Shopping: Monthly spend, unknown. I feel as though I’m constantly (window) shopping – I suppose that’s the gift and curse of living in New York. Years ago, I was very worried that I was a spendthrift and would spend all of the money I’ve ever earned on a collection of clothing and have no savings for retirement. I try to be thoughtful when I shop instead of restricting myself too much. I implemented a 24-hour rule on expensive items and edit my closet, either giving away or selling clothing (via Material Wrld or ebay) I no longer want. Recently, I’ve started purchasing art. I work with my sister, an art dealer, to research and get the best prices on good investment pieces and, per her advice, I only buy things I absolutely love. It can be expensive but it makes me happy.
Gym: Monthly spend approximately $100. I used to have an Equinox membership but forced myself to cancel it when I didn’t go for two weeks in a row. Instead, I use the gym in my apartment building, go to a local yoga/pilates studio for classes and I treat myself by taking evening dance classes at Alvin Ailey.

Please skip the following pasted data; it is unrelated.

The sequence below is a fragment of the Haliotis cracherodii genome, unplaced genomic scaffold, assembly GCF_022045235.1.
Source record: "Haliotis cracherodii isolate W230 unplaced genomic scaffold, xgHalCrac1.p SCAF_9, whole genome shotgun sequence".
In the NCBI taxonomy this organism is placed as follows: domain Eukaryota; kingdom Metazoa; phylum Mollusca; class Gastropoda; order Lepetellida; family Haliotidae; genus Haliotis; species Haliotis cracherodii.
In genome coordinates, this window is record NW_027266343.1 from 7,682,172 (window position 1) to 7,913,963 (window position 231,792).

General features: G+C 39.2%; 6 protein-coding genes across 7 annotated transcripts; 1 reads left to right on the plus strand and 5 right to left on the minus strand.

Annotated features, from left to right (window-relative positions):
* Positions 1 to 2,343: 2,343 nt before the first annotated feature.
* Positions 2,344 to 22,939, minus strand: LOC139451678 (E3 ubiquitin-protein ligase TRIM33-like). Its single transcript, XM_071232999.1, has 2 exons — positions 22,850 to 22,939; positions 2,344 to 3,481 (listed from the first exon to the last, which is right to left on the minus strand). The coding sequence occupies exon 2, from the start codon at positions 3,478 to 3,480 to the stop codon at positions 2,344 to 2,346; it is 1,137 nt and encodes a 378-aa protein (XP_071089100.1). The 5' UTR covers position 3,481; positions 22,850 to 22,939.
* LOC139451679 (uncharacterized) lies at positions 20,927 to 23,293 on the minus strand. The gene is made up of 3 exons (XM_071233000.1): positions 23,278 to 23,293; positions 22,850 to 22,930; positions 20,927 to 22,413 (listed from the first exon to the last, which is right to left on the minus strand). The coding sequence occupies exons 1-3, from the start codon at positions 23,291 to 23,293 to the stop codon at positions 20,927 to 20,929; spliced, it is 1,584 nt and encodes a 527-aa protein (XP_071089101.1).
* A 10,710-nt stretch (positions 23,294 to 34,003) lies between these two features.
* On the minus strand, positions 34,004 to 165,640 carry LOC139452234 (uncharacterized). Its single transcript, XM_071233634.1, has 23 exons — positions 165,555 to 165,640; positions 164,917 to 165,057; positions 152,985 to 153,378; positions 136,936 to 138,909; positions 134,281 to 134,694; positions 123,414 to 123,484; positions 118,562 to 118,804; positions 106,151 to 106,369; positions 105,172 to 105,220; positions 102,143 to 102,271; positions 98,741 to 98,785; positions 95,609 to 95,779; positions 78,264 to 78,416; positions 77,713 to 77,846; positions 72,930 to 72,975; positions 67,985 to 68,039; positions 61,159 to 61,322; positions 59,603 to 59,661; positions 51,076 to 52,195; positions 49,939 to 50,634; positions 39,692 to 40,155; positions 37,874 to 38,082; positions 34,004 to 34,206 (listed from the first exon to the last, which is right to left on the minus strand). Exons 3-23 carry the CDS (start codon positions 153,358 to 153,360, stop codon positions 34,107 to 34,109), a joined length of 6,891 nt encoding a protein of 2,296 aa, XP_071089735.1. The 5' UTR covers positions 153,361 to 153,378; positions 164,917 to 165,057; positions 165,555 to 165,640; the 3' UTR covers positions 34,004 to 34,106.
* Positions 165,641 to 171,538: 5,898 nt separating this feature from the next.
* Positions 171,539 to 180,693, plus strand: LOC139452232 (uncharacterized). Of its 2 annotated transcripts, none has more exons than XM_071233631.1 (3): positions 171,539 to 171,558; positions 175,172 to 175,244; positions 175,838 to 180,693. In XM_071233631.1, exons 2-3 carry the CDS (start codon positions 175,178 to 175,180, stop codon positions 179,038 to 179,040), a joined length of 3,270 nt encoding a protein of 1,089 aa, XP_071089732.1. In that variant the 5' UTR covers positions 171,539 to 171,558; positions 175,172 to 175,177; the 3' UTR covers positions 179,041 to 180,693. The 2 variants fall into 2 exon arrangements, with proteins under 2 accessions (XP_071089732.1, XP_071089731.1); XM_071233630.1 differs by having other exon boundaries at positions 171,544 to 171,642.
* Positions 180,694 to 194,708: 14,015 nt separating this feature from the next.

Transit: Monthly spend approximately $250. I have an unlimited monthly metro card that I pay for pre-tax through my firm. When it comes to cabs, I try to take them only late at night and never to/from work. It’s harder in the winter. I luckily have an amazing family that lives close by so I often get rides to/from the airport – after spending nearly $100 to get to Newark from my house (on a flight that was only $50 cheaper than a flight from JFK), I’ve been booking nearly all of my flights to leave from JFK and have asked a family member to drive me to/from the airport.